Pesky weeds popping up in your yard? Here’s what to not reach for—Roundup. While glyphosate, the active ingredient in America’s favorite weedkiller, Roundup, has been marketed as “safe” and even “biodegradable,” the science is pouring in, and, well, the results are gross.
1. You’re eating it—in “excessive” levels. The majority of glyphosate dumped onto American land each year isn’t in yards—it’s on your food crops. The most popular genetically engineered (GE) crops planted on millions of U.S. acres each year are designed to withstand heavy dousing of glyphosate. Chemical companies are making a killing on this, since they produce both the unnatural GE seed and the chemical that needs to be used on those seeds. But glyphosate is a systemic chemical, meaning it’s taken up inside of the plants that we—and farm animals—eat. This spring, Norwegian scientists studying U.S. soy found “excessive” levels of glyphosate inside of the soy. Don’t eat tofu? Doesn’t matter: GE corn and soy fall under dozens of different ingredient names in most processed foods.
2. It doubles your risk of lymphoma. A major new review of 44 scientific studies found that glyphosate exposure doubles farmers’ risk of developing non-Hodgkin’s lymphoma. The study authors theorize that glyphosate disrupts the normal functioning of white blood cells, throwing your immune system into a sickened, dysfunctional state.
3. It’s raining Roundup. Each year, nonorganic farmers dump millions of pounds of glyphosate on food crops. The levels are so excessive, that the federal scientists recently detected the weed killer in the air and rain. Veteran pesticide-exposure scientist Warren Porter, PhD, professor of environmental toxicology and zoology at the University of Wisconsin–Madison, crunched the numbers and found the data collected by the United States Geological Survey scientists reveal exposure that could potentially alter your hormones, leading to obesity, heart problems, and diabetes.
4. It’s annihilating monarchs. Researchers at Iowa State University found that the heavy use of glyphosate has resulted in an 81 percent decrease in the monarch butterfly population. Traditionally, milkweed—the plant monarchs need to reproduce and survive as a species—would rebound after farmers used cultivation to kill weeds, but chemical interventions wipe the plant out. Organic agriculture bans the use of chemical pesticides, so every dollar you shift to organic helps save their foodstuff and more monarch butterflies.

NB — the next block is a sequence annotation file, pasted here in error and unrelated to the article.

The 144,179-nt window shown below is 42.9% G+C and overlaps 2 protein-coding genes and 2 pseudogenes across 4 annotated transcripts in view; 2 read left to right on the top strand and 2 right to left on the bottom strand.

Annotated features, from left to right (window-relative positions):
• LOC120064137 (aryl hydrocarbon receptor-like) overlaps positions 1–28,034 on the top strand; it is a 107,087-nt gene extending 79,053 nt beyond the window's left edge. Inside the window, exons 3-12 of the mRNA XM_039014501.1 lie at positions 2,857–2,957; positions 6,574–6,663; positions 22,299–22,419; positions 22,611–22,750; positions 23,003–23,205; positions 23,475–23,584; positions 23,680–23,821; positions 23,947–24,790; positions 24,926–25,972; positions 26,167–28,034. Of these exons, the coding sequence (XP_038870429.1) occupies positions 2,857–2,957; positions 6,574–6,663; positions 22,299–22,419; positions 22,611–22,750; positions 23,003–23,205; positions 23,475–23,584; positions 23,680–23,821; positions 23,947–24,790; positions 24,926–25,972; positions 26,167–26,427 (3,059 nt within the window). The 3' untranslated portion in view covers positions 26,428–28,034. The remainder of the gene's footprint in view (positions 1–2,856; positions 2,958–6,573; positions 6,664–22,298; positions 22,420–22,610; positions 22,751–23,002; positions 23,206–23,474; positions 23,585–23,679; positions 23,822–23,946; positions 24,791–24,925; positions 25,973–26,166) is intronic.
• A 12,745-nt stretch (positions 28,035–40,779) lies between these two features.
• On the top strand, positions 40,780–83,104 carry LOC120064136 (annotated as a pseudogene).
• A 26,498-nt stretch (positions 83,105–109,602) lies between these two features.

5. It doesn’t work. The kicker? It’s not working! Genetically engineering crop seeds to live through herbicide sprayings that would normally kill the crop is a failed technology and a losing battle. Just as overusing antibiotics led to hard-to-kill, antibiotic-resistant supergerms, abusing weedkillers has fueled the emergence of nearly impossible-to-kill superweeds.
When GE technology was first introduced, chemical companies touted it as a way to reduce chemical use on food crops. But Professor Chuck Benbrook, PhD, a research professor at Washington State University, recently found that between 1996 and 2011, GMO technology actually increased herbicide use by 527 million pounds—that’s an 11 percent bump. And for every pound less of insecticide used, farmers used four pounds more of herbicides.
Because glyphosate-resistant GE crops are failing miserably, the Environmental Protection Agency (EPA)—right now—is considering the approval of an even nastier GE seed designed to survive dousing of glyphosate and the highly toxic, older 2,4-D weed killer. This is called “stacking,” and it’s expected to dramatically increase the amount of 2,4-D used on our food. In fact, approving crops genetically engineered to survive repeated dousings of 2,4-D will likely quadruple pesticide use, according to Dave Mortensen, PhD, weed scientist at Penn State University. That’s bad news, considering 2,4-D has been linked to hypothyroidism, suppressed immune function, Parkinson’s disease, and cancer, among other ills.